Coffee being washed on the Finca el Potrero farm in Antigua, Guatemala. Photo by Marty Skovlund Jr./Coffee or Die Magazine.
The coffee world is full of nuance and depth. Two similar beans could have vastly different flavor profiles depending on a plethora of external factors, such as altitude, geography, weather, cultivation techniques, and — arguably the most important outside of the roast level — the processing technique. The average Joe may be able to differentiate dark roasts, light roasts, and countries of origin, but the processing technique usually goes over their heads.
But before talking about coffee processing, it’s important to understand the makeup of a coffee bean.
First, a coffee bean isn’t really a bean. It’s actually more akin to a seed, making coffee cultivation closer to fruit farming than it is to bean farming. Coffee starts its life on a tree that can grow up to 10 meters (32 feet) in the wild, primarily in a region of the world known as the coffee belt. These trees grow the fruit that eventually becomes coffee, known as coffee cherries. The cherry starts off green but turns red as it ripens and harvesting season approaches.
After the cherries are harvested, that’s when the different processing methods begin, and the seeds can end up with drastically different flavors.
There are a multitude of ways to process coffee around the world, but the three most common are the washed, natural, and honey processes. Each technique has benefits and drawbacks. For example, the most common and consistent processing technique — washed — is low risk, low reward. Washed coffee is what most “grocery story” coffee drinkers are familiar with. The coffee cherry is harvested, then mechanically processed using pressurized water and fermentation to remove all of the outer layers of the cherry, leaving just the seed. This results in more acidic coffee with a bit more clarity, and the beans can be processed in higher volume due to the industrial nature of the method.
The other two processes, natural and honey, vary from washed in that they make use of the sweeter, fruity parts of the coffee cherry. Natural and honey processing can be thought of as two ends of a spectrum of coffee processing dictated by how many layers of the coffee fruit are removed after harvesting but before roasting.
Natural processing, also known as dry processing, is the oldest method of coffee processing, originating in Ethiopia and Yemen around the same time that coffee was first discovered. Due to its age, the means of processing are low tech and affordable. All that’s needed is a large table for the coffee fruit to dry and an arid environment, such as in Ethiopia.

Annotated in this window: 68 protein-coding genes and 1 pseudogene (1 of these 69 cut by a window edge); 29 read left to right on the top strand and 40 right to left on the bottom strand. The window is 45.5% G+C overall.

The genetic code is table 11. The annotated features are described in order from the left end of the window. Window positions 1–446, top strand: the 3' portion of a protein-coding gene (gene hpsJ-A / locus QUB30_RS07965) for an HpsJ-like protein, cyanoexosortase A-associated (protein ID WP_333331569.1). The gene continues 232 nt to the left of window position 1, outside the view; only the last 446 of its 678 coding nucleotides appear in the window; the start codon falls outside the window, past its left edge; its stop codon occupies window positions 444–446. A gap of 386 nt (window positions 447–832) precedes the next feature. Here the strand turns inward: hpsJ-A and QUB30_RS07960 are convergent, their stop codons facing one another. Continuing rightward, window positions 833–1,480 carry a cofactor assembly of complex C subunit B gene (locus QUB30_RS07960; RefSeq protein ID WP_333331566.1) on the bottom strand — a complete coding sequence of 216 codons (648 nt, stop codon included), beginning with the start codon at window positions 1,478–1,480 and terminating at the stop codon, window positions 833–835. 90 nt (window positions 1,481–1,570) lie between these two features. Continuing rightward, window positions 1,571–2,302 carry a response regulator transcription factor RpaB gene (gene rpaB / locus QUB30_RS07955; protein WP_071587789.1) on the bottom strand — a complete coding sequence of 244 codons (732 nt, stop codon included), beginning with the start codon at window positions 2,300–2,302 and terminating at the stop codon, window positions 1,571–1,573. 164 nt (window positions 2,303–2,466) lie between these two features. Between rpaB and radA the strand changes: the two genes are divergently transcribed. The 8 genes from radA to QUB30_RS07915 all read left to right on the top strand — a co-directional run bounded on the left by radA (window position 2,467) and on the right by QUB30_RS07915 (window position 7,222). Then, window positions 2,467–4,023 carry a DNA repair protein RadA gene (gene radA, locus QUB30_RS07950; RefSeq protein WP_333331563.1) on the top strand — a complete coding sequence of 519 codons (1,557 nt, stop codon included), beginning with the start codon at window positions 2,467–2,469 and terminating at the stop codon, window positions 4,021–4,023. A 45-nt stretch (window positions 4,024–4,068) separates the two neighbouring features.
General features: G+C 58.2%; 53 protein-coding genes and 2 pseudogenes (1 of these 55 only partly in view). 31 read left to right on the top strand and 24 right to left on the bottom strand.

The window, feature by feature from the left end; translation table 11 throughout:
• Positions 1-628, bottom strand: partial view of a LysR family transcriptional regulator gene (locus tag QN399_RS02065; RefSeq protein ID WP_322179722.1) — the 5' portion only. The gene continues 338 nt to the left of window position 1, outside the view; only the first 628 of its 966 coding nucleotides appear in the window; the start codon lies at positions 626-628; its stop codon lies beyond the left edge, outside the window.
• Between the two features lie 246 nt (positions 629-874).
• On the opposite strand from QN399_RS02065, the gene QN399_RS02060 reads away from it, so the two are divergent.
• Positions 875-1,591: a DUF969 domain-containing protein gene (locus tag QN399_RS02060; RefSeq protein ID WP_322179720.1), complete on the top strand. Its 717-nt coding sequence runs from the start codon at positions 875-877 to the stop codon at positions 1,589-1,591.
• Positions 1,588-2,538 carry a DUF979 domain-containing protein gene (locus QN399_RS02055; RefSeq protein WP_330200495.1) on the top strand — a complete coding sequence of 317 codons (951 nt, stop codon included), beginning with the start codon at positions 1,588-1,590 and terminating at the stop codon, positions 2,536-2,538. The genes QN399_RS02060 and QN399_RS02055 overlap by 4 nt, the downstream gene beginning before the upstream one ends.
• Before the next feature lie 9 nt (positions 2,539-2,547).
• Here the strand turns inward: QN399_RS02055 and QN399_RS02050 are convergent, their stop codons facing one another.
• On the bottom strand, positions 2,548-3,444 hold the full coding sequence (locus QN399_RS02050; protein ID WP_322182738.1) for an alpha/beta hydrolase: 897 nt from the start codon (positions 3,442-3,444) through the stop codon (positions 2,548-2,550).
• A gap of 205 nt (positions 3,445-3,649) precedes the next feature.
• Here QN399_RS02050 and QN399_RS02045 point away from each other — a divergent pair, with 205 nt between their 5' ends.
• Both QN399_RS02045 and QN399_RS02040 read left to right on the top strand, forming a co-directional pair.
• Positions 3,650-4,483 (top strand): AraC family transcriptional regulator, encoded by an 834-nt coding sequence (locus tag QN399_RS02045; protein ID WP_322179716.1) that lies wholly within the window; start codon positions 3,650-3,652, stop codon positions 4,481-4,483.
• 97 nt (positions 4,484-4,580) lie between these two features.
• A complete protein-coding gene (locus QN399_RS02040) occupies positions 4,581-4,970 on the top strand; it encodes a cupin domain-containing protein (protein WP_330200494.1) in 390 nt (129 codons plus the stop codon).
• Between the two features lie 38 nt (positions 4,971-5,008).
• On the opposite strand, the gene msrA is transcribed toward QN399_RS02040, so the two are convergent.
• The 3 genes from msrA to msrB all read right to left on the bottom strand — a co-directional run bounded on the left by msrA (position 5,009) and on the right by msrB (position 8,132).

This process requires all layers of fruit to remain on the coffee seed until suitably dried out and fermented with the sugars of the fruity layers. The seed is then stripped at a dry mill and roasted. This process results in the fruitiest strains of coffee with more diverse flavor notes and a milder sip, though it takes longer than most processes, and there is a risk of overfermenting the seed and tainting the flavor of the coffee.
The honey process acts as a bridge between the washed and natural processes. Originating in the 1970s in Costa Rica, the newest of the three primary methods includes some of the practicality of the washed method while maintaining a level of craftsmanship found in the natural method. After harvesting, the outermost layers of the coffee cherry are removed, leaving just the coffee seed and a sticky, honeylike layer of mucilage to which the method owes its name. The coffee beans, as in the natural method, are then left out to dry and ferment, though for a shorter period of time. After drying, the remaining mucilage is washed off with water.
The result is a sweet, mild coffee landing somewhere between the natural and the washed methods. This method is coming into vogue in recent years and has split into three separate processes on its own — yellow, red, and black honey, each defined by the amount of mucilage left on the seed.
Though everyone has their own tastes and opinions, there is no one correct way to process coffee. Each method has its merits and its drawbacks. Poorer regions can make better use of the natural method due to its affordability, but it limits output and consistency. The washed method is large, and efficient, but lacks diversity and is relatively expensive. The honey method requires a strong understanding of coffee, but the results are highly sought after.
Tim Becker is a freelance journalist and journalism student at Florida Atlantic University. Tim has a diverse set of interests including gaming, technology, philosophy, politics, mental health, and much more. If he can find an angle to write about something, he will. Aside from his interests journalism is his passion. He wants to change the world with his words and photography. Tim writes for a variety of publications including the GoRiverwalk Magazine, the FAU University Press, and his personal blog on Medium.
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